The Jefferson Express will be traveling to rural areas in Jefferson and Lewis counties, bringing with it a piece of the community college campus.
The initiative is a grant-funded program that will allow Jefferson Community College to take skills and job training programs to areas of the north country where people may not even have easy Internet access.
"Bringing this to them allows us to close the digital divide," said Jill M. Pippin, JCC's dean for continuing education. "The main point is to get folks to have broadband access so they can learn to use and search for jobs. Economically speaking, having that connection is quite important in order for people to take part in the global and local economy."
The college's continuing education division officially launched the Jefferson Express, a mobile computer training lab, Tuesday afternoon at the North Side Improvement League in Watertown.
A similar launch event will take place at 1:30 p.m. today at the Lewis County Courthouse, 7660 State St., Lowville.
The college received a two-year $255,000 broadband grant last year from the U.S. Department of Commerce National Telecommunications and Information Administration. The grant funds a van, laptop carts, 1.5 staff positions to do computer training in rural areas, upkeep of the technology, and marketing and administration costs over two years.
The non-credit training will take place in rural communities in Jefferson and Lewis counties. The training sessions will focus on some computer programs, customer service and conflict management. There will be job search skills for people who are seeking jobs and small-business applications such as budgeting and website management.
A schedule of workshops is being finalized. So far, discussions about locations have included Dexter, Clayton and Lowville, Ms. Pippin said.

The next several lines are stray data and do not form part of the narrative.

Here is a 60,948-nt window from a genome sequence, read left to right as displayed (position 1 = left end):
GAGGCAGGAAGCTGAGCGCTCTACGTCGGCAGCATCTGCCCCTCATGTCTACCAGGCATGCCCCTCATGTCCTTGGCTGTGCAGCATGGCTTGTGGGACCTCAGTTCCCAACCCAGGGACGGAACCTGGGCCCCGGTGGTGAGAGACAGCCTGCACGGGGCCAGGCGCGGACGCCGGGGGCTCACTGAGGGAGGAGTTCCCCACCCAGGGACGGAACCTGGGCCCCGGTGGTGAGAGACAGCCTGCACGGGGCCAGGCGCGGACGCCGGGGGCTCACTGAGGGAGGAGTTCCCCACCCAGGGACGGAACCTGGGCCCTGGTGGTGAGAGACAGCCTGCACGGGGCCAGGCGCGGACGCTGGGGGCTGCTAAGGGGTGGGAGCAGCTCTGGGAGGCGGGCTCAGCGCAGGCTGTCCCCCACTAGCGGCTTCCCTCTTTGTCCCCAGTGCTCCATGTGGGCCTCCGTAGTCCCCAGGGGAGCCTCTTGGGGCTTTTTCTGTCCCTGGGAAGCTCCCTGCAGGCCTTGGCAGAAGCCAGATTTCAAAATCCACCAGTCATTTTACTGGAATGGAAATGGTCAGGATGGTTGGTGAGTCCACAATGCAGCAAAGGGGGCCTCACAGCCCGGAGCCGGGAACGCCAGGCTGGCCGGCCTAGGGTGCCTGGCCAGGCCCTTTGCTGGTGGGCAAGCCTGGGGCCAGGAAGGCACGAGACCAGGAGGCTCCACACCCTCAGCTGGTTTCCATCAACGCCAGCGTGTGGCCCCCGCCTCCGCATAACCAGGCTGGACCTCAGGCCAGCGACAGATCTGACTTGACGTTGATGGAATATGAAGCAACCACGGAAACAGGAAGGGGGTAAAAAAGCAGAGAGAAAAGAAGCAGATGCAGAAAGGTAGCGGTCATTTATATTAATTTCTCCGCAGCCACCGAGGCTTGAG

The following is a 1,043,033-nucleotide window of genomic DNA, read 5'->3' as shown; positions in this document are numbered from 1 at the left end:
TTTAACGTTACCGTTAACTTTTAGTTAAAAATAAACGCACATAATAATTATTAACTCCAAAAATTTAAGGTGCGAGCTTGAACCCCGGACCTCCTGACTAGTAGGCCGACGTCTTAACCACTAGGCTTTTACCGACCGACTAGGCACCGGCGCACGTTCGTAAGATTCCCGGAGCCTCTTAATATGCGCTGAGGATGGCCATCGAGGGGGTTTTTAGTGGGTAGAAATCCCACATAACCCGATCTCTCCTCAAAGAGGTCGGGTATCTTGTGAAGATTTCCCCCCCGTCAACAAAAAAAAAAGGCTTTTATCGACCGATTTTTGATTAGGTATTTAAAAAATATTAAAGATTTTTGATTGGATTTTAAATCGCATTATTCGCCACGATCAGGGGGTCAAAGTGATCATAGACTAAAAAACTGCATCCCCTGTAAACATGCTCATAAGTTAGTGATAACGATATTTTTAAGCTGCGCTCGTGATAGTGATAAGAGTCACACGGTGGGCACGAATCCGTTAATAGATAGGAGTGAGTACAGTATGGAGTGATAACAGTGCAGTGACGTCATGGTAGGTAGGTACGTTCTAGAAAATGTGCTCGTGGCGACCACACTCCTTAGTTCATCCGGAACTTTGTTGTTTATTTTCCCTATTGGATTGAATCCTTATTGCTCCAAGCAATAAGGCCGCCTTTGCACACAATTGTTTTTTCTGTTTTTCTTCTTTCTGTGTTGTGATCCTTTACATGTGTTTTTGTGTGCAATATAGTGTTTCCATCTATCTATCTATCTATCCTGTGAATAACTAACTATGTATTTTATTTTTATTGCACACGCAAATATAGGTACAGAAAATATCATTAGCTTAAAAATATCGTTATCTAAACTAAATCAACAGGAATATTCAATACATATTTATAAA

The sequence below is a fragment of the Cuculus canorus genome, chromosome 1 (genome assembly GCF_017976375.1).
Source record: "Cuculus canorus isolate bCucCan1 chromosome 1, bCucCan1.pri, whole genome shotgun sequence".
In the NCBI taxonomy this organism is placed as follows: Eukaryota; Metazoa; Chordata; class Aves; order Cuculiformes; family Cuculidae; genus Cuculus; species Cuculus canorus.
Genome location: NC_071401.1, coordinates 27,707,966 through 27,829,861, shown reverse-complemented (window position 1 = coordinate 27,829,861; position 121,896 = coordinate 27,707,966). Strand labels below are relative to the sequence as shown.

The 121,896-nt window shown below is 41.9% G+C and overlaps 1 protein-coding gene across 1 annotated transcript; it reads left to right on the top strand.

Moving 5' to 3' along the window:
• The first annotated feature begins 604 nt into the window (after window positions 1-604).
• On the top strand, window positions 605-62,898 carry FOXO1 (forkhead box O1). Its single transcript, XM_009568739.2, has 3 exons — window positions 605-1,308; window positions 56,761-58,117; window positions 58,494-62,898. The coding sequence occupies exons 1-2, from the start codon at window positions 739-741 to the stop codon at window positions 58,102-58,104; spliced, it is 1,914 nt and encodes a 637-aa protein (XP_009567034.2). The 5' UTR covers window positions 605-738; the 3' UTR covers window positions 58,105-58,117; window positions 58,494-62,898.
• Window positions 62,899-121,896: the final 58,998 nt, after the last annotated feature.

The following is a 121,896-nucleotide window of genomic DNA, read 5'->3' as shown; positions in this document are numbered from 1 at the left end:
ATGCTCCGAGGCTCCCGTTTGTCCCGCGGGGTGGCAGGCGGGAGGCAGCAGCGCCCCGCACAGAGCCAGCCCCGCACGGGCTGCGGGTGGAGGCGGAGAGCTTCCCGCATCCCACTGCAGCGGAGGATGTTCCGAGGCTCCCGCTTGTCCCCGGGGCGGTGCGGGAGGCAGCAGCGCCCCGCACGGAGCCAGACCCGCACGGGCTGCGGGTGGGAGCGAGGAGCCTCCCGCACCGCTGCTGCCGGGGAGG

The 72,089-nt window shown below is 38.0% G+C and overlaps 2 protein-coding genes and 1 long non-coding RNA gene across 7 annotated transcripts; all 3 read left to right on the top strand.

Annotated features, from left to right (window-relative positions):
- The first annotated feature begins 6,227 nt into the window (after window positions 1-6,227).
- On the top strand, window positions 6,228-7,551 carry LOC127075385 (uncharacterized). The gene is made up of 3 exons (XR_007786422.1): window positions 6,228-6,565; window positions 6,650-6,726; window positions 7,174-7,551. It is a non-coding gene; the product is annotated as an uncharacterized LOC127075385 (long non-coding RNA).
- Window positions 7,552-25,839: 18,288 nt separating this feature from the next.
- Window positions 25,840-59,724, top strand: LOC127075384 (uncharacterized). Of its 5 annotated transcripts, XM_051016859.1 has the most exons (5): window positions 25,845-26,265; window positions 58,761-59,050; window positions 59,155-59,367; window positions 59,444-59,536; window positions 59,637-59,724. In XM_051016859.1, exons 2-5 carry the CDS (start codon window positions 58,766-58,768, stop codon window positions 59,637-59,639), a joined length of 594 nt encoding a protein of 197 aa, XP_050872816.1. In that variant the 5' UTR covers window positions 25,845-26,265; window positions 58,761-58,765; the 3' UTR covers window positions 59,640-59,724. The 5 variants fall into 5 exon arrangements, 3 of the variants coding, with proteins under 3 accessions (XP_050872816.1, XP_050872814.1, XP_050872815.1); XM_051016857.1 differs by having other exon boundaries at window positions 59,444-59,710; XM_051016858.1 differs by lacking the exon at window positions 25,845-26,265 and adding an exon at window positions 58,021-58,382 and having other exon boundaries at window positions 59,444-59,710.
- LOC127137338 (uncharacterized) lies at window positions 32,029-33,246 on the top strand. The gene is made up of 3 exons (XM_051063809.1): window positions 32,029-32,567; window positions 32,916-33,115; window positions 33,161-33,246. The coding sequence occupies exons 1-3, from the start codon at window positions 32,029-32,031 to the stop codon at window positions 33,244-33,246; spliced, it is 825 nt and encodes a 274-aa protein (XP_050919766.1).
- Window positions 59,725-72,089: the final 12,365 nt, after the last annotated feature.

The program will be available to just about anyone who is interested: job seekers, small-business owners and employees, and senior citizens and young people who want to improve their skills. A fee will be required for participants in most of the workshops, said Karen J. Freeman, college public relations officer.
Providing a convenient opportunity for people who live in the most rural areas is one of the biggest benefits of the program, Ms. Pippin said.
"Sometimes it borders on hardship sending folks to campus to get training. It really is difficult. This will especially give opportunities to the job seekers who don't have money for gas," she said. "This is a great way to support our rural communities. For someone who lives in Lyons Falls, getting to Watertown for training isn't going to be very easy."
The college is partnering with the WorkPlace and the Small Business Development Center to offer the workshops. The college also is working with the Greater Watertown Chamber of Commerce and the Lewis County Chamber of Commerce to get the word out to small businesses about the training programs.
The grant expires in September 2012, and it's unclear whether the Jefferson Express program will continue past then. It depends on the success of the program and the financial situation at that point. But the college will keep the equipment that was purchased with the grant money, including the van.
"Our hope is that it's a successful initiative and that we can sustain it in the long run," said Craig D. Johnson, JCC vice president for community engagement. "With this, we're able to take education to the broader community and get them skills they need to make their lives better."